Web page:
In our new plan, we located the Teen room on the second floor, under a portion of a new gable roof. We wanted to create something unique and awe-inspiring with this space as well as incorporate elements of biophilic design — an approach to architecture that seeks to connect building occupants more closely to nature.
Studies have shown that biophilic design can reduce stress, improve cognitive function and creativity, and improve overall well-being. For the building’s interior design inspiration, we looked to the community’s Fox River, drawing upon the winding, sinuous nature of the river as well as the faceted nature of river rocks. There are faceted patterns throughout the library: a dramatic boulder-like floor pattern in the Youth Services Lobby and angular “houses” along the perimeter of Youth Services. For the teen space, the room’s angular shaped ceilings came from this idea of the prismatic nature of rocks. By shaping the room’s ceiling to mimic these prisms, we aimed to create a sense that one is within a group of stones. Acoustic wall panels mimic these prismatic shapes as does the carpet’s pattern. The room is also surrounded on two sides with low windows overlooking tree canopies, giving one the feeling of being in a treehouse.
Furniture is set up so that teens can freely manipulate their environment. The room includes a gaming area with a re-configurable sectional and lightweight bean bag gaming chairs. There is a computer table with library desktops and monitors plus plug-ins for laptop usage. The study tables, also prismatic in shape, have hidden casters for ease of moving these together or apart. Bar-height seating and tables were incorporated, which was a direct request from the teens themselves. And along one wall of the room we have provided a full size markerboard. The idea here is to provide a space for teens to be seen and heard — allow them to present their ideas, freely communicate, and be creative.
Supporting these needs and the wellbeing of teens through design is a powerful contribution we as architects can make to a community of end users in an important, fragile stage of life. Kids are like caterpillars and teens are in that special cocoon phase of blossoming…only teens don’t get to burrow away while they are doing so. They have to deal with hormonal changes on top of pandemics and social issues. And in this digital age, they have no respite from their problems — making spaces of refuge and renewal all the more important.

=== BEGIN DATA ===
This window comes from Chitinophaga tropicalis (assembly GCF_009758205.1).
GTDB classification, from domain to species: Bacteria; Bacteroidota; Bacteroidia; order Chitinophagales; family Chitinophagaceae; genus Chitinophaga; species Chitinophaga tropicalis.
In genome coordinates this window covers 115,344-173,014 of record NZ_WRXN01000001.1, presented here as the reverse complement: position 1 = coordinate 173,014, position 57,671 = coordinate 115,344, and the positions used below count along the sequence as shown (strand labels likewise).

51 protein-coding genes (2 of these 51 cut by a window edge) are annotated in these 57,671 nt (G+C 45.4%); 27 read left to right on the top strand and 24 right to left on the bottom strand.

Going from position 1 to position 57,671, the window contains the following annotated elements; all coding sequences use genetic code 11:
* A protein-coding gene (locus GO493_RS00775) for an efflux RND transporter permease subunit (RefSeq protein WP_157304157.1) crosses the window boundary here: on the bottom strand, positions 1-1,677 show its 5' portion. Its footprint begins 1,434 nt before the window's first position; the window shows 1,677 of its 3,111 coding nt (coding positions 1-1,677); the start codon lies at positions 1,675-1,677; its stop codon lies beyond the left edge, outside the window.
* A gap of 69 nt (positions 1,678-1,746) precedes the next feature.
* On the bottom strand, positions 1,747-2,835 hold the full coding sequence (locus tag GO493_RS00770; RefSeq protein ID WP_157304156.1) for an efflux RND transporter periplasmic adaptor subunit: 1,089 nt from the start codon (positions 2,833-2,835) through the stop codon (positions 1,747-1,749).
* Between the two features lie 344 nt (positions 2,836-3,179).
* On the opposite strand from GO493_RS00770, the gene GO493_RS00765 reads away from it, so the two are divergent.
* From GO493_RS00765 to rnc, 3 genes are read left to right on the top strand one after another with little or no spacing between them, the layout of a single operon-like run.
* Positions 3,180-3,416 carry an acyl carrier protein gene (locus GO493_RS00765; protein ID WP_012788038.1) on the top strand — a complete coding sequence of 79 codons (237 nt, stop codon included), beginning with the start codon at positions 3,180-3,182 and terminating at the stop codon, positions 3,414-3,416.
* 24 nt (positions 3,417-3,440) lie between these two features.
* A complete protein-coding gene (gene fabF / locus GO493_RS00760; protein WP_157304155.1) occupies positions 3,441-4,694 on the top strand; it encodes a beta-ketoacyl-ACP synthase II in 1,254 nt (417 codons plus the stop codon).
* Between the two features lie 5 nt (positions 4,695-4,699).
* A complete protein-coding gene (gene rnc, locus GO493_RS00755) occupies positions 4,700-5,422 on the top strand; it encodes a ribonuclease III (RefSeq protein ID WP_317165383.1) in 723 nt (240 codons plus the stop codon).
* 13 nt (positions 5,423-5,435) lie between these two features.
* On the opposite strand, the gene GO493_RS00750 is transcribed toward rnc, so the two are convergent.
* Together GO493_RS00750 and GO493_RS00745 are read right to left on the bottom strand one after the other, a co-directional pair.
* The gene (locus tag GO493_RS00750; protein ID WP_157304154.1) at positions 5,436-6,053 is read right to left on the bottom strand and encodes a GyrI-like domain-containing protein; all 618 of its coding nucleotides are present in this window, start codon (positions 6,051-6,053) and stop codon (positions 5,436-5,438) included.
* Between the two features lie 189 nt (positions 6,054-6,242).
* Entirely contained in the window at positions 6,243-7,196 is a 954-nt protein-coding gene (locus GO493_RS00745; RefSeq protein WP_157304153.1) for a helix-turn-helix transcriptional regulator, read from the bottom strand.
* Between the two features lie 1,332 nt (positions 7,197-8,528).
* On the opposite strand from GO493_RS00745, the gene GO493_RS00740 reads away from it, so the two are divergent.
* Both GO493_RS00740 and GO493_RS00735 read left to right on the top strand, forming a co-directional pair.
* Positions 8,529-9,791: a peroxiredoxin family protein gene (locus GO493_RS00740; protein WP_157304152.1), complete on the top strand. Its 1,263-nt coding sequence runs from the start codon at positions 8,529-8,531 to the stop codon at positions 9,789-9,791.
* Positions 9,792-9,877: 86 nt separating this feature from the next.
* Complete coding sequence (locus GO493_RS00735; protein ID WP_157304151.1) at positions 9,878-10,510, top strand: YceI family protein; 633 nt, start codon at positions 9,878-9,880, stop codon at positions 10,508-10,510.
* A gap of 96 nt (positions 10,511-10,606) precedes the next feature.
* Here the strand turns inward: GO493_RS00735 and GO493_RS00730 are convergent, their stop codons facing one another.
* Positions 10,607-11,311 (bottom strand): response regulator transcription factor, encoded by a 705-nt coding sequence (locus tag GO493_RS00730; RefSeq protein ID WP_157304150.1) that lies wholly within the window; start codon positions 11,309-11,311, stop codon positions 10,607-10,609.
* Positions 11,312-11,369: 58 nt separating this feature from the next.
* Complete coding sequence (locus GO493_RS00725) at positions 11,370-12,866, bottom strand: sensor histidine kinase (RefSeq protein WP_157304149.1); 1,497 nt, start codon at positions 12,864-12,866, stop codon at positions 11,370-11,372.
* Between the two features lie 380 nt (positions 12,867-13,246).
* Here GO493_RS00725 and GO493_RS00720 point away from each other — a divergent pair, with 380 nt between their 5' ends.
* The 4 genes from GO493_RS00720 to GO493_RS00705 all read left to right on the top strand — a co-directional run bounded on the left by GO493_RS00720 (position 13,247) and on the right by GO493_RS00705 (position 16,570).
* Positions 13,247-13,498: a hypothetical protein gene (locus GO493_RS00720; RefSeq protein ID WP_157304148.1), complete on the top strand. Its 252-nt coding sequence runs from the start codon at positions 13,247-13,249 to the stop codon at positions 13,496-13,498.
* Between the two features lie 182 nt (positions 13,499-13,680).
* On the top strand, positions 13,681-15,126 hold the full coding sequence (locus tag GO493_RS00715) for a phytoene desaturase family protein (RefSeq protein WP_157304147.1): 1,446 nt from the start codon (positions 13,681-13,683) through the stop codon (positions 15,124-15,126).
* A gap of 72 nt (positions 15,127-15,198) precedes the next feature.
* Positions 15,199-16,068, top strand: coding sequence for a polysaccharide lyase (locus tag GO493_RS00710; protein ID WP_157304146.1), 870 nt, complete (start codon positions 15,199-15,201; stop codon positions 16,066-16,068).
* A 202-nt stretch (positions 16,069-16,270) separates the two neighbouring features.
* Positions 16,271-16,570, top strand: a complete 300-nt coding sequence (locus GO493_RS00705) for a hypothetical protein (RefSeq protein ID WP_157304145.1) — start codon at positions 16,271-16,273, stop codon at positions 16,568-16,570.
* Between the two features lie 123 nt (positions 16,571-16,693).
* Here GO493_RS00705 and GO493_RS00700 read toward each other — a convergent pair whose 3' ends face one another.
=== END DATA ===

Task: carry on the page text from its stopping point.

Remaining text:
In an article from Time Health called “Teen Depression and Anxiety: Why the Kids Are Not Alright” the author says “In my dozens of conversations with teens, parents, clinicians and school counselors across the country, there was a pervasive sense that being a teenager today is a draining full-time job that includes doing schoolwork, managing a social-media identity and fretting about career, climate change, sexism, racism — you name it.” The urgency to improve well-being is intensifying. The good news is that more and more educators and directors are paying attention. More libraries and schools are seeing that this matters. And, this gives us, the designers, the opportunity to better understand and create spaces that support wellbeing, ones that allow for communal and individual creation, create welcoming and inclusive spaces, provide flexibility within the environment and allow for sensory richness. Creating these distinct, wellness-enhancing spaces can be incredibly impactful, for teens and for society at large.